The Markets of Suva
On our walking tour of Suva we bimbled toward the docks and had to walk one side of the 1930 Harbour Front building.
In front of us was the South Gate, Port of Suva.
To our right we entered a modest doorway and found ourselves in a mass of colour, aromas and the freshest fruit and vegetables at really low prices. The $21 they wanted for a cauliflower in Musket Cove seemed a far cry from the $4 here. I spoke to the tomato man who would be happy to find me solid green tomatoes to wrap in newspaper for our forward few months. We asked about things we didn’t recognise and indeed, had never seen before. The stall holders were very smiley but we had to watch our ankles during the speedy overtaking of the barrow boys, well, mostly wheelbarrows.
From the centre of town to market land.
The egg man waiting for customers.
A heap of pineapples sell for one pound seventy, or you can just have a chunk as you shop.
The ladies can buy pandanus grass on rolls, the biggest were ten pounds, the smallest a pound. From a distance Bear headed to the ‘gaffer tape’ only to find it was the dyed grass used for the intricate patterns added after an item is finished.
More eggs, under two pounds a dozen – and they are a good size.
I loved this ‘barrow boy’ taking a breather.
Opposite was the bus station we had seen as we flew over the city.
All sorts of colourful snacks were for sale along the bus station.
We walked by the ‘workers’ favourite cafe and Bear had ago on the big delivery truck.
We walked around the edge of the market, the small stalls along the way sold tiny dishes of the seaweed we had seen the ladies picking on Rabi Island, all freshly washed with a teeny chilli on the top as garnish. Plates of ceviche and sushi, fruits and vegetables, all very nicely presented. Next we crossed the road nearing the fish market and watched as a man scrupulously washed an area, laid out his plastic sheet and formed neat piles of clam shells.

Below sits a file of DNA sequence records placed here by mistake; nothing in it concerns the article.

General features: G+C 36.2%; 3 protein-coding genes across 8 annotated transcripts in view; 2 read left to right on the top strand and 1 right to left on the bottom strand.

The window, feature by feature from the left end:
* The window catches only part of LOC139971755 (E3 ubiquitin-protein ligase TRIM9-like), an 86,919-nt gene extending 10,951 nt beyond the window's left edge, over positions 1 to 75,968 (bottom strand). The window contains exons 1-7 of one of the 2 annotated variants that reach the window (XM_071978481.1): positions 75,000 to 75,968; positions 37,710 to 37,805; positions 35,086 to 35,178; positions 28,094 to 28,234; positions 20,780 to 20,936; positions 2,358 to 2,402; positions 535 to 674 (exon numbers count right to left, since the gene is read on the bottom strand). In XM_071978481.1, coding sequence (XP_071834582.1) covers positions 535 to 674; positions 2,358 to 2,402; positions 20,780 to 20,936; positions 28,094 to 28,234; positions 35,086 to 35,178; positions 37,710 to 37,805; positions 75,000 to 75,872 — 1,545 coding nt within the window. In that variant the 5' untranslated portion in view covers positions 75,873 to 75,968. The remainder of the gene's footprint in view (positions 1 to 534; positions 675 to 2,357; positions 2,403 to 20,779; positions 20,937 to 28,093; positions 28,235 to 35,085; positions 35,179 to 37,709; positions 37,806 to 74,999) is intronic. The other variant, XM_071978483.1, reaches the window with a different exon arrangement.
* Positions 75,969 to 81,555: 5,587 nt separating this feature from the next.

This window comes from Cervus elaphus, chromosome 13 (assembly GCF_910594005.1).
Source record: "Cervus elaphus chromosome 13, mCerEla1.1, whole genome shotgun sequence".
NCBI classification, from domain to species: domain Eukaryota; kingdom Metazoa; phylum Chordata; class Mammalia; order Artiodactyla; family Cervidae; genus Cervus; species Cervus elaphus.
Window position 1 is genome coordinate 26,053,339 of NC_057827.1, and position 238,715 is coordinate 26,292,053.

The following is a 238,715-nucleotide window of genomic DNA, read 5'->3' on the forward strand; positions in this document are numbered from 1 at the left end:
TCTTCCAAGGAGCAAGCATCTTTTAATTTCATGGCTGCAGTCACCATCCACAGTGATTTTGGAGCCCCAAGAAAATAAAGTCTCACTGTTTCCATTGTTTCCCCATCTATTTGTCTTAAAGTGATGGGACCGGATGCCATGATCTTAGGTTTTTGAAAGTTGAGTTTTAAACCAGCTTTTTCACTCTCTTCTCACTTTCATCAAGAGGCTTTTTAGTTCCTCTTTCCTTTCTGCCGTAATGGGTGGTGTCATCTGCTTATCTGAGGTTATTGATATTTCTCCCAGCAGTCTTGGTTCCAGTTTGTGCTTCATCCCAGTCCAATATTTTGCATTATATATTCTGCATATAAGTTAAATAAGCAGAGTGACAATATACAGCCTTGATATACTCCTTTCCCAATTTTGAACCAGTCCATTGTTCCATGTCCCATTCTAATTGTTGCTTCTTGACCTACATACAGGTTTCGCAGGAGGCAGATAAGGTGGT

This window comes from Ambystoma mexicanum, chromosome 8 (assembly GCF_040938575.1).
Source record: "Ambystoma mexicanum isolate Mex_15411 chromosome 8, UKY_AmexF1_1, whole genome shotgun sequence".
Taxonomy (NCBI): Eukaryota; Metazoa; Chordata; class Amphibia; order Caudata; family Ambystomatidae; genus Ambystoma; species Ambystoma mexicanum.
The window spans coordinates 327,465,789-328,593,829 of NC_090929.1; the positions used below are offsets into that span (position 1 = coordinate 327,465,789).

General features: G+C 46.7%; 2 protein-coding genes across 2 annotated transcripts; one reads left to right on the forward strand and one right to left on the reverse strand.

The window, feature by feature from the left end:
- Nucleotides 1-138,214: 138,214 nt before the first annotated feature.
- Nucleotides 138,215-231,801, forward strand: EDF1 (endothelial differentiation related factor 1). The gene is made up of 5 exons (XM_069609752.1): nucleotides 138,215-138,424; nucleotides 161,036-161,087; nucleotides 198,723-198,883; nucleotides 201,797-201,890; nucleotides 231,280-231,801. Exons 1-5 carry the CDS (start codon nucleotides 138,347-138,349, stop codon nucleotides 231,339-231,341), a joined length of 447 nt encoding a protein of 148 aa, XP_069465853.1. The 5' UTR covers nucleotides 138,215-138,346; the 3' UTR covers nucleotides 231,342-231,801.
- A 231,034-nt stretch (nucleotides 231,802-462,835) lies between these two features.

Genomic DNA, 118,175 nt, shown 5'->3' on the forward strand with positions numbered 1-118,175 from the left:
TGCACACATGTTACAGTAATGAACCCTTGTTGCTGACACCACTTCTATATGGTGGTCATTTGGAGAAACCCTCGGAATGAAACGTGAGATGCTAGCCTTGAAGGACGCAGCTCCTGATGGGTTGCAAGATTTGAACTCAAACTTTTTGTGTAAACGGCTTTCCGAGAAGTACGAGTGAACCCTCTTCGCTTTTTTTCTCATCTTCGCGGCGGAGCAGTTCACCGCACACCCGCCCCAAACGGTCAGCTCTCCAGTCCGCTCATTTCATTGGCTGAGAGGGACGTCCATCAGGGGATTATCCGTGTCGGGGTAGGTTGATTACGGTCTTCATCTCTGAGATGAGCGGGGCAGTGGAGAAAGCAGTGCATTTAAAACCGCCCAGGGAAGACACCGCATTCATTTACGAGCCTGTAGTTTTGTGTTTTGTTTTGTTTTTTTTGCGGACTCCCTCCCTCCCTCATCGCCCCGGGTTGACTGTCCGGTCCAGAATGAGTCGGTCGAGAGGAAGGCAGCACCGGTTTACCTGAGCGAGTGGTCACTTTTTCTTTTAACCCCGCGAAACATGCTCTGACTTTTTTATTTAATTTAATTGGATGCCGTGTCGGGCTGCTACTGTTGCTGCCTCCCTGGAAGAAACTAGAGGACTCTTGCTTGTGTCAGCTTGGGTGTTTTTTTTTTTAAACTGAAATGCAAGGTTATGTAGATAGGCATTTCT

The fish market was a series of very well used freezers, too warm to have anything out on show.
To our right one of the Chinese fishing fleet was in for unloading.
Big, fat, frozen-hard tuna were being loaded into a cold store.
The rest of the ladies were resting quietly.
The topography over the other side of the bay.
Careful how we stepped over the poorly maintained kerbs we made our way to the handicraft market.
The building we entered had loads of tiny stalls all with welcoming holders who promised we could look unmolested. One Asian man was particularly proud to be called Mark and told us we would have his best deals of the day for being Brits. We spoke to a man whose stall was filled with the newly finished stock from Fulanga and a lady said she was pleased not to have to sit crossed legged all day like the Fijians. There was some really nice stuff but Beez has already got enough on board to make some quarantine men squeak.
My favourite stall was in the next building. A stamp shop, just six feet wide and a mass of organised disorder. The owner was a Chinaman well into his seventies, an absolute sweetheart who knew where everything was, hauled a massive album out from under a curtain to the left when I asked for a pretty set for Lady Mac. He told me he had been born here and we chatted while I went through the offered album, stopping at a set of butterflies.
If you look past the tatty edges this city has a wonderful heart.
ALL IN ALL A SMORGASBORD OF COLOUR AND CULTURE
VAST AND SUCH GOOD VALUE